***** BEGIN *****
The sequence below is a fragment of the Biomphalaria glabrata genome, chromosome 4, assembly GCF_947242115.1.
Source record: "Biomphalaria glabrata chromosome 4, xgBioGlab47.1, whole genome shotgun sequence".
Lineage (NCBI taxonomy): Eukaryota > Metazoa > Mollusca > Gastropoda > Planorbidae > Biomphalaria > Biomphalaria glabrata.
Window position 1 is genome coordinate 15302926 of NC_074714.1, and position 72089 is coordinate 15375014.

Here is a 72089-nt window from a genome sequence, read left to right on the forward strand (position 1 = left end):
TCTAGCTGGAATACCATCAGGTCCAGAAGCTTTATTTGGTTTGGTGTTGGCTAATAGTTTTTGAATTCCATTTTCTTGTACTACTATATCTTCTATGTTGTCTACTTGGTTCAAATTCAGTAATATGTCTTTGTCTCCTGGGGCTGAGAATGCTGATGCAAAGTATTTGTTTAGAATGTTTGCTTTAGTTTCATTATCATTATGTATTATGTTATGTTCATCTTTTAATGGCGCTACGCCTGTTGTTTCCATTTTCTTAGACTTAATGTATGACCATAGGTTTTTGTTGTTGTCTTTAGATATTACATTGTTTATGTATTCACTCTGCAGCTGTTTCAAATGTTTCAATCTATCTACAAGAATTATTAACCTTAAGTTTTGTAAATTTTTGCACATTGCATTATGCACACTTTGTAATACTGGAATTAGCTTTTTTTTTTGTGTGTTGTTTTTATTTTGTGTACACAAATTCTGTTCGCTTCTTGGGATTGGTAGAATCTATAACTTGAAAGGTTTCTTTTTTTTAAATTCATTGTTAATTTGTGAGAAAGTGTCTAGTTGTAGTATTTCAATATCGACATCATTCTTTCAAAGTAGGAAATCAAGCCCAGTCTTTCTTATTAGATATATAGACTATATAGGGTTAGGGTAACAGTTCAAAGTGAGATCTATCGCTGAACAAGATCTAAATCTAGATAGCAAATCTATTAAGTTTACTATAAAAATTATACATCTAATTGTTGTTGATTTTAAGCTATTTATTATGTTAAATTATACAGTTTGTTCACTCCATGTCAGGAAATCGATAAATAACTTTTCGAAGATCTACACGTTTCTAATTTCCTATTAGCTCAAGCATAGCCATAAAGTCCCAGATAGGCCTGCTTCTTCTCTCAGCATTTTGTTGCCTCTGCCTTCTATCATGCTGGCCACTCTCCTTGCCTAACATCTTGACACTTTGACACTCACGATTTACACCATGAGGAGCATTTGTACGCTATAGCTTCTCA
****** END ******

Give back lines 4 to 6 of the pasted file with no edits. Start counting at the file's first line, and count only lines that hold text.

Window position 1 is genome coordinate 15302926 of NC_074714.1, and position 72089 is coordinate 15375014.

Here is a 72089-nt window from a genome sequence, read left to right on the forward strand (position 1 = left end):
TCTAGCTGGAATACCATCAGGTCCAGAAGCTTTATTTGGTTTGGTGTTGGCTAATAGTTTTTGAATTCCATTTTCTTGTACTACTATATCTTCTATGTTGTCTACTTGGTTCAAATTCAGTAATATGTCTTTGTCTCCTGGGGCTGAGAATGCTGATGCAAAGTATTTGTTTAGAATGTTTGCTTTAGTTTCATTATCATTATGTATTATGTTATGTTCATCTTTTAATGGCGCTACGCCTGTTGTTTCCATTTTCTTAGACTTAATGTATGACCATAGGTTTTTGTTGTTGTCTTTAGATATTACATTGTTTATGTATTCACTCTGCAGCTGTTTCAAATGTTTCAATCTATCTACAAGAATTATTAACCTTAAGTTTTGTAAATTTTTGCACATTGCATTATGCACACTTTGTAATACTGGAATTAGCTTTTTTTTTTGTGTGTTGTTTTTATTTTGTGTACACAAATTCTGTTCGCTTCTTGGGATTGGTAGAATCTATAACTTGAAAGGTTTCTTTTTTTTAAATTCATTGTTAATTTGTGAGAAAGTGTCTAGTTGTAGTATTTCAATATCGACATCATTCTTTCAAAGTAGGAAATCAAGCCCAGTCTTTCTTATTAGATATATAGACTATATAGGGTTAGGGTAACAGTTCAAAGTGAGATCTATCGCTGAACAAGATCTAAATCTAGATAGCAAATCTATTAAGTTTACTATAAAAATTATACATCTAATTGTTGTTGATTTTAAGCTATTTATTATGTTAAATTATACAGTTTGTTCACTCCATGTCAGGAAATCGATAAATAACTTTTCGAAGATCTACACGTTTCTAATTTCCTATTAGCTCAAGCATAGCCATAAAGTCCCAGATAGGCCTGCTTCTTCTCTCAGCATTTTGTTGCCTCTGCCTTCTATCATGCTGGCCACTCTCCTTGCCTAACATCTTGACACTTTGACACTCACGATTTACACCATGAGGAGCATTTGTACGCTATAGCTTCTCA